Selective Conservationists: Right Wing Only Worried About Birds When Attacking Wind EnergySeptember 24, 2013 12:48 PM EDT ››› MAX GREENBERG
A recent incident in which 7,500 songbirds died after flying over a liquefied natural gas (LNG) plant has been ignored by the same conservative media outlets that often exaggerate the danger posed to birds by wind turbines, including hyping an incident in which a single bird was killed in Scotland.
The birds killed by the LNG facility, which may have included some endangered species, were headed south for the winter when a routine "flare" release at the Canaport LNG facility in Canada, used to burn off excess natural gas, drew them in. Though company officials apologized for the episode and said they are modifying equipment to reduce flaring, one manager at the plant admitted "At the moment there's not a whole lot I can do to resolve it in the short term." The dead reportedly included "a large number of red-eyed vireos" (see photo above).
Three months prior, another migrating bird, the white-throated needletail, died after flying into a wind turbine off Scotland. The needletail is not endangered or threatened, but it is sighted only rarely in the United Kingdom.
Can you guess how conservative media covered these two cases?
Searches of Nexis, Google and an internal video database indicate that the thousands of birds that died after flying into a Canadian gas flare have not been mentioned by any U.S. conservative outlet to date (or any major U.S. outlet other than the environmental sites Treehugger and National Geographic).
Conversely, the single bird that flew into a wind turbine became a big story in the conservative media bubble. Right-wing outlets used the episode to smear green energy, sometimes betraying sheer glee, as when National Review Online blogger Greg Pollowitz wrote "Your [sic] laughing as you read this, aren't you?" or Rush Limbaugh remarked "[a] bunch of environmentalist whackos watched a precious windmill kill a rare bird."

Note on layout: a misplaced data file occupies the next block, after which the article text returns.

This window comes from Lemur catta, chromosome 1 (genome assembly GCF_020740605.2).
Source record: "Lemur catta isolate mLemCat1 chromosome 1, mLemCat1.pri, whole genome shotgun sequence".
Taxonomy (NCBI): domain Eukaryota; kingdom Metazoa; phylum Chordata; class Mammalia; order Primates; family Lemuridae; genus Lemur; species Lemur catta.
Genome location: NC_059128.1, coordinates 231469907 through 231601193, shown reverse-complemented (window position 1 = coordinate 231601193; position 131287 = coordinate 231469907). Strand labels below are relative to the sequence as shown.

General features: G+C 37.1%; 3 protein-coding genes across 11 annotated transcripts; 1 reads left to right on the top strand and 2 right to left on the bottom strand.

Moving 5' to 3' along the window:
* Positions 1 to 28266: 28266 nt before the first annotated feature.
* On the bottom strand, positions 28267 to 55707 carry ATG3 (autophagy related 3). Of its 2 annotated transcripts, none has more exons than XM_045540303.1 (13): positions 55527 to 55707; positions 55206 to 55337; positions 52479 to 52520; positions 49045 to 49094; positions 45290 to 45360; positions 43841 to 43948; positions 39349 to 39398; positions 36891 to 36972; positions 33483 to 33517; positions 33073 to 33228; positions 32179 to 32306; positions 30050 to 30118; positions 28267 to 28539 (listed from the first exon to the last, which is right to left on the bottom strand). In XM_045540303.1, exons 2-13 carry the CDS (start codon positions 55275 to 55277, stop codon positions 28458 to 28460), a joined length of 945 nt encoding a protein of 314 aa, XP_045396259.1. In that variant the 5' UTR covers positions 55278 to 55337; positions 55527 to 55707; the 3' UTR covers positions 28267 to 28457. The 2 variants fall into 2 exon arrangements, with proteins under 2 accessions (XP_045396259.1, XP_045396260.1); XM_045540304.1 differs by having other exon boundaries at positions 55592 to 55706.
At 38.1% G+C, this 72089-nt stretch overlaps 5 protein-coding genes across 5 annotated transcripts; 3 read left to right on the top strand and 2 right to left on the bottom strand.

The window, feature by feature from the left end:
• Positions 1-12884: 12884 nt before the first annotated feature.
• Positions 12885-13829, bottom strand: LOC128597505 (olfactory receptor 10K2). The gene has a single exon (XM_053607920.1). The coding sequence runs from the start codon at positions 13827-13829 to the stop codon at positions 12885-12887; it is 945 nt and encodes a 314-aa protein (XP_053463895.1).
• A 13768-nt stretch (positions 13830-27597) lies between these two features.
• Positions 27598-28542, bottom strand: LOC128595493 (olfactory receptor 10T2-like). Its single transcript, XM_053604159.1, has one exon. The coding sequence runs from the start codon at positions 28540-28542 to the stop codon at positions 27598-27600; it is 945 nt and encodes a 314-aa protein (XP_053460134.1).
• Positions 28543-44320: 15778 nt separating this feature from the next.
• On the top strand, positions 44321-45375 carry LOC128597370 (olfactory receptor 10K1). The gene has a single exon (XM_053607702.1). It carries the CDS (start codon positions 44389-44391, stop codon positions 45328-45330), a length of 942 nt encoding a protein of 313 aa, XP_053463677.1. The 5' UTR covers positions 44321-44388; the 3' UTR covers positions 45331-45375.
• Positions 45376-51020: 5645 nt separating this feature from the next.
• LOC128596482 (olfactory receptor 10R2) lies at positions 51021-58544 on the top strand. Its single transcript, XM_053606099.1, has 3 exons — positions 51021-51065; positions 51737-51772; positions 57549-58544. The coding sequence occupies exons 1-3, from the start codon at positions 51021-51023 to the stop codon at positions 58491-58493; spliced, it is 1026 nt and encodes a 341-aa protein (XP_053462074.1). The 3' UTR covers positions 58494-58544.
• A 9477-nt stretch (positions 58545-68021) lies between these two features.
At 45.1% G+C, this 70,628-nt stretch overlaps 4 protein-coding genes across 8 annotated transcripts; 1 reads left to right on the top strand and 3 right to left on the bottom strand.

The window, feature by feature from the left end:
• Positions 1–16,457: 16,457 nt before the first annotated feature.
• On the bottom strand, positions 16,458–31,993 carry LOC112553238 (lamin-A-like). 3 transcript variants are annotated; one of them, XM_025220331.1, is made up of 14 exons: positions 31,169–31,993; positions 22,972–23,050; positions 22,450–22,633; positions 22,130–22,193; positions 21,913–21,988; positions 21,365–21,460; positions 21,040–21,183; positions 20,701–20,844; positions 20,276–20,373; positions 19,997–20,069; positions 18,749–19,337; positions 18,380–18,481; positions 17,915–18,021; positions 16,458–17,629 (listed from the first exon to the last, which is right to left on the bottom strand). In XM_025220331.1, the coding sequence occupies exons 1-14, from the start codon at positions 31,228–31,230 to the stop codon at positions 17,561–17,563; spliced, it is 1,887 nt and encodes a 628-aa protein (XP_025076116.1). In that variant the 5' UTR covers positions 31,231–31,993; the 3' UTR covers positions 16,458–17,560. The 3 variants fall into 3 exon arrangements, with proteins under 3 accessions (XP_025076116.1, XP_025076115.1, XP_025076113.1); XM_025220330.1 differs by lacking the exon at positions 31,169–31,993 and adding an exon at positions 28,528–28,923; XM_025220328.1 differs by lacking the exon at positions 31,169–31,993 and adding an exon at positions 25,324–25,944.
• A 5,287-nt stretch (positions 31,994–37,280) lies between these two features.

Conservative media's fixation on a single bird death -- albeit regrettable -- while completely ignoring thousands more seems to let slip that feigning an interest in conservation is simply a convenient way for these outlets to attack wind power, which they have depicted as an agent of "mass slaughter " or an "open-ended aviary holocaust," while overlooking far more elementary, existential threats to wildlife, including climate change. Lest we forget, conservative media figures have regularly mocked those who are concerned about the impact that humans are having on animals -- one Fox News contributor declared "lots of species may be about to leave the planet, and I don't care" -- and attacked conservation efforts for endangered species from lizards to polar bears.
Even using high bird mortality estimates that have been disputed by the wind industry, the toll exacted by U.S. wind turbines represents only a fraction of those attributed to power lines, buildings, cars and toxic chemicals*:
A study authored by the same scientist who acknowledged a need to "re-evaluate" gas flaring in the wake of the Canaport incident found that domestic cats kill between 1.4 billion and 3.7 billion birds per year in the continental U.S., making them "likely the single greatest source of anthropogenic mortality for US birds and mammals." Even using the low-end number for cat-caused bird deaths and the highest available estimate for wind-caused deaths, cats kill more than 2,400 times as many birds as do wind turbines each year. Be sure to send Limbaugh a tip the next time Fluffy brings a sparrow into the house.
As the Canaport incident indicates, fossil fuels aren't exactly blameless either. Coal mining practices have been linked to the decline of some bird habitats, and the U.S. Fish and Wildlife Service has estimated that up to 1 million birds are killed in oilfield production pits each year. Not only are right-wing media loath to report on these threats, they regularly dismiss the importance of addressing climate change driven by the burning of fossil fuels. Research has shown that global warming is already decreasing some bird populations and may lengthen migration distances, and the author of a recent study on these and other shifts told The Washington Post in June 2013 that migratory birds "are among the most vulnerable groups of species to climate change."
None of this obviates the need to carefully site turbines and minimize wildlife impacts, but the wind industry and conservationists have been working together to do just that as this renewable energy source continues its rapid growth. The federal government released new guidelines to curtail bird deaths in 2012, and bird groups have applauded the move.
Second graph created by Jill Fitzsimmons.
*Chart has been updated for clarity.